Jazz guitarist and educator, Chuck Anderson
offers some ways to improve your picking.
Most guitarists have the impression that alternate picking is the way to go for speed. Sometimes it is and sometimes, it’s not. It all depends on the notes per string, the string order, the rhythm, and the effect you want.
Realize that picking has four pairs: down – down, up – up, down – up,
up – down.
In general, alternate picking is used on notes on the same string and consecutive picking is used when you cross strings. The only time alternate picking is used in string crossing is if the movement from string to string is contrary to the direction of the pick. For example, if you play a note on string two with an up pick, and if the next note is on string one, you would alternate the pick direction and use a down pick on string one. Also, if you play a note with a downstroke on string four and then pick a note on string five, you would use an upstroke on string five. These guidelines apply whether the string order is adjacent or not.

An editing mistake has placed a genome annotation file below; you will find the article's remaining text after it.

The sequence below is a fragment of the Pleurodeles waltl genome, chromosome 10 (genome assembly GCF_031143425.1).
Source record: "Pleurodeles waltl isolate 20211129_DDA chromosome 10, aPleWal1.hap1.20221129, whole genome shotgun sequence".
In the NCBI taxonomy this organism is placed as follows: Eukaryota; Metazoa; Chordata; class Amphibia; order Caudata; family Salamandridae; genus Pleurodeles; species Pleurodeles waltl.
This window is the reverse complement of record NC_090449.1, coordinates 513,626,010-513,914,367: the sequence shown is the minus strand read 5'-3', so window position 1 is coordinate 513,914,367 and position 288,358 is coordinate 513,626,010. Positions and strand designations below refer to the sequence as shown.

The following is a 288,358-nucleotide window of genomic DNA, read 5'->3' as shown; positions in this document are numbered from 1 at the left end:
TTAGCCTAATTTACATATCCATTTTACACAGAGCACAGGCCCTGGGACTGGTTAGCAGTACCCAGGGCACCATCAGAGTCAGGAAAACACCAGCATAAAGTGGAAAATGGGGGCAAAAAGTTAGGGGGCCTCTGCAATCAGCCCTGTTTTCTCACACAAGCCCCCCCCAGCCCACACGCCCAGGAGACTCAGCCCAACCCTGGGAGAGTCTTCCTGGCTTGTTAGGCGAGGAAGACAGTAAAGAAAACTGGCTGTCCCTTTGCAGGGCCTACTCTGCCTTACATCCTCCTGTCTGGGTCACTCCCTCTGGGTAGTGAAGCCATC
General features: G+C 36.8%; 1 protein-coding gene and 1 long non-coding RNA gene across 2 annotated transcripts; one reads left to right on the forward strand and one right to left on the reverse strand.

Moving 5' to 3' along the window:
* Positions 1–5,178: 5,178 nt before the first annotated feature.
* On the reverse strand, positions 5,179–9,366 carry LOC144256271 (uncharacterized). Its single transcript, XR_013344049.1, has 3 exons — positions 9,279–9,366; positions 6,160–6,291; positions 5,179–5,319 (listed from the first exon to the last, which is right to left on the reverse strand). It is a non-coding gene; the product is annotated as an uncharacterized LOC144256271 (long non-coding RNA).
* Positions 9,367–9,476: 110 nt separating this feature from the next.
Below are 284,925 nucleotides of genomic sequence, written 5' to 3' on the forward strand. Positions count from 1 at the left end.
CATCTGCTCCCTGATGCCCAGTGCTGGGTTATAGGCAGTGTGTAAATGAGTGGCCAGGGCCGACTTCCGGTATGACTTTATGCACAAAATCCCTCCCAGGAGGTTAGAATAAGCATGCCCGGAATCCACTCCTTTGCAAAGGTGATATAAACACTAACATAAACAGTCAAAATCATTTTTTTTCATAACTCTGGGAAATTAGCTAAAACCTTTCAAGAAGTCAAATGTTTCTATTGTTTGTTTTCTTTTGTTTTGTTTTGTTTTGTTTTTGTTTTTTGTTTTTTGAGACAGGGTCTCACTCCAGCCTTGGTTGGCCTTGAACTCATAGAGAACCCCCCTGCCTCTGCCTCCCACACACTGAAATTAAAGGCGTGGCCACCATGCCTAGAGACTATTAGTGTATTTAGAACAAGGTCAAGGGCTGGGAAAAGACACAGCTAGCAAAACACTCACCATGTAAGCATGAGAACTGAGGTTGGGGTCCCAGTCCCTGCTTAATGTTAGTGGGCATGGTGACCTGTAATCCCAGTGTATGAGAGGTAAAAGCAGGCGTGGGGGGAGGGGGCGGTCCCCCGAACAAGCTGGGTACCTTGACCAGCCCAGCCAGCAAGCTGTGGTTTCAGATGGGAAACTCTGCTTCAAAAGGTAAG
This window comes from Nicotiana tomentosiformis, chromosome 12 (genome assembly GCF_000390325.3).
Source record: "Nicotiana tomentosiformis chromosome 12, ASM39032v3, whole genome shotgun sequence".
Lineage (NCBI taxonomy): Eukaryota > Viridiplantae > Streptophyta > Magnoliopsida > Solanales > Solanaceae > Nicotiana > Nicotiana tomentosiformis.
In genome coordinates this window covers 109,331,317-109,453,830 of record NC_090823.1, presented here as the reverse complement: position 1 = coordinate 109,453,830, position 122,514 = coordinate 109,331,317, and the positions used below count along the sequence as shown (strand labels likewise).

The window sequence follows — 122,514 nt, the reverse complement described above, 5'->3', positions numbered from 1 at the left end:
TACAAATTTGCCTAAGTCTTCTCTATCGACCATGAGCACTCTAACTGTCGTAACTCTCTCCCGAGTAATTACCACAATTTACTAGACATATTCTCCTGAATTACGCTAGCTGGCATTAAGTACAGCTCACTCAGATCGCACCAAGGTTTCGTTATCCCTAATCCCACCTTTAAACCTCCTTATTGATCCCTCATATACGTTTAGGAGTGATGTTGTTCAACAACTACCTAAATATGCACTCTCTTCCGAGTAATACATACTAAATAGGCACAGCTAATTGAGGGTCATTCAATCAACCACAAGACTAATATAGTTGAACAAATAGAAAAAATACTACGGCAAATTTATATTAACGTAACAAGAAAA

In the long run, this is a very creative topic and you always need to stay aware of the effect you want. Generally speaking, downstrokes have more power than upstrokes. Upstrokes, on the other hand, are lighter.
Seek a picking solution that is efficient and produces the sound and feel that suits the situation and the mood of the music.